A GROWN-UP AND OVERWORKED Christopher Robin (Ewan McGregor’s character in the eponymous 2018 film) has all but forgotten his animal friends from his childhood, until one day an older Winnie the Pooh arrives in London and reconnects with him. And through their renewed acquaintance, Christopher learns the values of family and friendship. Owner of over a dozen motorcycles, the Scottish actor has travelled the world twice on a bike and likens a good ride to ‘meditation’.
Is there still a little of the child in you?
I’ve always been a bit childish. I find myself doing things that keep me young through my motorcycle and bicycling adventures and my music, and now with my own kids, doing things with them takes me back to my childhood.
Technically, as an actor, it must have been difficult for you to relate to animals that were really not there...
Marc Foster, the director, did a brilliant thing: he cast this band of young actors to play each creature. I wish there was a documentary about these young actors because they were mainly just out of drama school. They were keen and enthusiastic even though they were never going to be seen in the film. There was this actor David who played Winnie the Pooh, he would just have a teddy bear—and they all looked exactly as the creatures in the movie, they are not animated—and so David would just move the teddy bear around a little bit; for instance, if I was talking to Pooh, he would turn his head towards me and play the scene. All those young actors were so into playing the scenes, they were so good that they made it all come to life. And so, when the teddy bear was removed, and the visual affects took over, they had realistic photo images that looked exactly like the ones in the film. But in speaking to someone who is not there, you do need a different set of skills. But I had done it before when I did Star Wars. It’s all about using your imagination. What you must do is imagine the creature’s response to you and that’s in your head. But in this case, we all know Pooh so well, so it is easy to imagine how he would react.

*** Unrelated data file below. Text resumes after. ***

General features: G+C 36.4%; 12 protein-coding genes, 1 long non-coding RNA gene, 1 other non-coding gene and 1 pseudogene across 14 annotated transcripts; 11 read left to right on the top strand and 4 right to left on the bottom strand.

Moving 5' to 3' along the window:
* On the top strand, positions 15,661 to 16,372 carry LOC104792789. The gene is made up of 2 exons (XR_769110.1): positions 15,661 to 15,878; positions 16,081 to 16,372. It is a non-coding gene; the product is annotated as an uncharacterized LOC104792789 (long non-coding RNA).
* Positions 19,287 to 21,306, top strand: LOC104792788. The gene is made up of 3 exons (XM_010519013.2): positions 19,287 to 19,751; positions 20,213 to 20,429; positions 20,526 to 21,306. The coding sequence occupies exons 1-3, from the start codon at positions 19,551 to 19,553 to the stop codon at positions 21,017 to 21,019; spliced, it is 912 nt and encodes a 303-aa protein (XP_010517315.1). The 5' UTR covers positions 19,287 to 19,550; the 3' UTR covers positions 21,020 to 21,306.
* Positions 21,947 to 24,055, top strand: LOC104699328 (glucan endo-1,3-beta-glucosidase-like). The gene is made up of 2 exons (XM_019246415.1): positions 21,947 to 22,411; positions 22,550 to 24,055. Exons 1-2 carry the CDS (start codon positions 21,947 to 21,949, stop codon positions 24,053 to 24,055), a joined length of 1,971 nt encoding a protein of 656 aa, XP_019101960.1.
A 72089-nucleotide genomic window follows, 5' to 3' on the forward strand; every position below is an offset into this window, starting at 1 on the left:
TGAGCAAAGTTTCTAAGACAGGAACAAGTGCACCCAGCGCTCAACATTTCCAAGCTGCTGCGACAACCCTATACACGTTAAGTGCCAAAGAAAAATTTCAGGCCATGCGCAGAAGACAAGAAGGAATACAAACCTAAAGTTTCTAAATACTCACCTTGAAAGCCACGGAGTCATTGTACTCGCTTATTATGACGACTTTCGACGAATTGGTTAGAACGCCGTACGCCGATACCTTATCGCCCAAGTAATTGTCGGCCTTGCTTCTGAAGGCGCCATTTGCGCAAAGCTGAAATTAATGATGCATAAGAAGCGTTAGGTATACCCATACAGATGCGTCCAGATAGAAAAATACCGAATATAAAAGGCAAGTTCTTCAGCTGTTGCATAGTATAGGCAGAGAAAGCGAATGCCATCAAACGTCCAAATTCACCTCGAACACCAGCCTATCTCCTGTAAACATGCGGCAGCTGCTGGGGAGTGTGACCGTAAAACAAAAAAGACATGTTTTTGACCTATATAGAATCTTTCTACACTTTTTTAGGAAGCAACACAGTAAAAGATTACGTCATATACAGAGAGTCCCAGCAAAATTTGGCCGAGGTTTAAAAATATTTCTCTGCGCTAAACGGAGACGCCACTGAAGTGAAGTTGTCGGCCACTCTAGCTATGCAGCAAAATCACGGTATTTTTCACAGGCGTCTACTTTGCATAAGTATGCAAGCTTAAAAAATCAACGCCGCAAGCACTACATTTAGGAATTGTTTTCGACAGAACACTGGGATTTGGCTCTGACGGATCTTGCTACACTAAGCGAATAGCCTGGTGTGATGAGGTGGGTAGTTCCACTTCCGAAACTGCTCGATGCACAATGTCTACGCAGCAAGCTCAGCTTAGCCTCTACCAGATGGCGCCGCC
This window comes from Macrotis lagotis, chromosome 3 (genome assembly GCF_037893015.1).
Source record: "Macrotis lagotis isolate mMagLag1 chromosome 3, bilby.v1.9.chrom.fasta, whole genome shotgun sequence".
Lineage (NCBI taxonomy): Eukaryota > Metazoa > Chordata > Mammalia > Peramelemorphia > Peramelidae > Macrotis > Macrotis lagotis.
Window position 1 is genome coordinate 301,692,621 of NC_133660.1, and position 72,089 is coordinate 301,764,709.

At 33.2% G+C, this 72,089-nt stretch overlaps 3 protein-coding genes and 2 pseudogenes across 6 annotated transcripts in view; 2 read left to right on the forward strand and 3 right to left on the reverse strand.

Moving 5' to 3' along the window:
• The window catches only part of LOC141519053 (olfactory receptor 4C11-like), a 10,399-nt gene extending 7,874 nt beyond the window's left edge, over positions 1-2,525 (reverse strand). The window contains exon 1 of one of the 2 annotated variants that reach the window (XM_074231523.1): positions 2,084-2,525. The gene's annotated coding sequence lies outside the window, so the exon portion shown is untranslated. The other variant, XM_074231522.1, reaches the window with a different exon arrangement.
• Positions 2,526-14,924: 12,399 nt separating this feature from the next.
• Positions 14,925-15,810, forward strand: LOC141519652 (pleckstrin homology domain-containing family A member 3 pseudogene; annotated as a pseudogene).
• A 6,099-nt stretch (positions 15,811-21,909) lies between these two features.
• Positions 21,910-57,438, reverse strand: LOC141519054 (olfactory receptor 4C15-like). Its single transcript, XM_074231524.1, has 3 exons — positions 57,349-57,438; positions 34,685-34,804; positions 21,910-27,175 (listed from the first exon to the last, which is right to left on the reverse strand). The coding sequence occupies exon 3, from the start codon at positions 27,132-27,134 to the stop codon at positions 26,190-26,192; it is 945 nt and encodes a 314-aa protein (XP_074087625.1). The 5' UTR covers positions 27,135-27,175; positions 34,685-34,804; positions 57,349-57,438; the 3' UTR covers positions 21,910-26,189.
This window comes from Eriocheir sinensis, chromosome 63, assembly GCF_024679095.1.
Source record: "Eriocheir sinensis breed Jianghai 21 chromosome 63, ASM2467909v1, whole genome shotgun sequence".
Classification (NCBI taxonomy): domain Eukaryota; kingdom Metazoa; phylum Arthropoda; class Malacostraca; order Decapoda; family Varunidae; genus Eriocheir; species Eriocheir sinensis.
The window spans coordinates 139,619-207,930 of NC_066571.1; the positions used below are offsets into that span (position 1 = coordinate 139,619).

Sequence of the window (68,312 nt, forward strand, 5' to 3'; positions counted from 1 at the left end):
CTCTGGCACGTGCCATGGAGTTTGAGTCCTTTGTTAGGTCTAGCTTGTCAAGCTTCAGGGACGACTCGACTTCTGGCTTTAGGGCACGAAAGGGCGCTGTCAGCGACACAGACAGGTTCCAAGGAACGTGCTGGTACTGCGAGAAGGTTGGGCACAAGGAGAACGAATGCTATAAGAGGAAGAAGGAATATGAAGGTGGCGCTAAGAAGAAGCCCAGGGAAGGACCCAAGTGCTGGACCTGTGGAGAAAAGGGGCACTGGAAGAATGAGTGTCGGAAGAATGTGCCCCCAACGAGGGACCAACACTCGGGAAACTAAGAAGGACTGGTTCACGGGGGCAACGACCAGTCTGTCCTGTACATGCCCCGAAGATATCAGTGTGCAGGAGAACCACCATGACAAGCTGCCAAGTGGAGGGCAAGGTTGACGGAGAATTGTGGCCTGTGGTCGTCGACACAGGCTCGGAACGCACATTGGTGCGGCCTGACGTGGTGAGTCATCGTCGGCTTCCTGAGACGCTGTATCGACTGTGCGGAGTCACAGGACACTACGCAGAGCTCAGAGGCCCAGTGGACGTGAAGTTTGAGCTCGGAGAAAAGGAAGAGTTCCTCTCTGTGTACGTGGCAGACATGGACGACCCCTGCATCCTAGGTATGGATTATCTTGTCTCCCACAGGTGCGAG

When you were a child, was there something that you cherished?
It would have to be my beagle dog I called Juno. I got her when I was about five, she was my first dog. I remember vividly the day she arrived at our house. My parents took us out to the garden, they told us to close our eyes and then when we opened them there was a puppy running around. I went everywhere with Juno. I remember once I was angry because I wanted to go for a picnic, but my mom was busy working at her job and then cooking for us, she just rolled her eyes and said ‘Another time.’ I took exception to that and said, ‘That’s it, I’m leaving home.’ She went, ‘Okay, but take the dog,’ and she made me a little picnic, a sandwich and milk, she put it in my backpack and she gave me the dog. She said, ‘Okay off you go,’ so I left home and walked into the woods and I remember sitting there eating my sandwich and milk with Juno. I thought, ‘This is great, running away from home is great, I feel so free,’ and then a friend of our family walked by with his dogs and he went, ‘What are you doing?’ I said ‘I’m running away from home’ and he said, ‘Oh well, that’s good, enjoy yourself,’ and off he went. Eventually I finished the sandwich and the milk and thought, ‘Well, I’ll go home now’ and so I just went home. My mom always says that she gave me the dog because she knew that I would have to come home, because I wouldn’t know what to do with him. [Other than] Juno, I had a blanket. I was a blanket kid until it disintegrated...
Did you do a lot of research to find the character of Christopher Robin?
No, because I didn’t concern myself with the real Christopher Robin in any way, because I wasn’t playing him. The movie deals with the little Christopher who had something adult about him because he was like a father figure to Pooh—he was wise and grown-up. In the beginning of the movie, there’s a montage that shows that life happens to him, boarding school, his fighting in World War II and the impact that it has on him, how hard it is for him to relate to his loved ones when he comes home, not a rare story for men who lived at that time.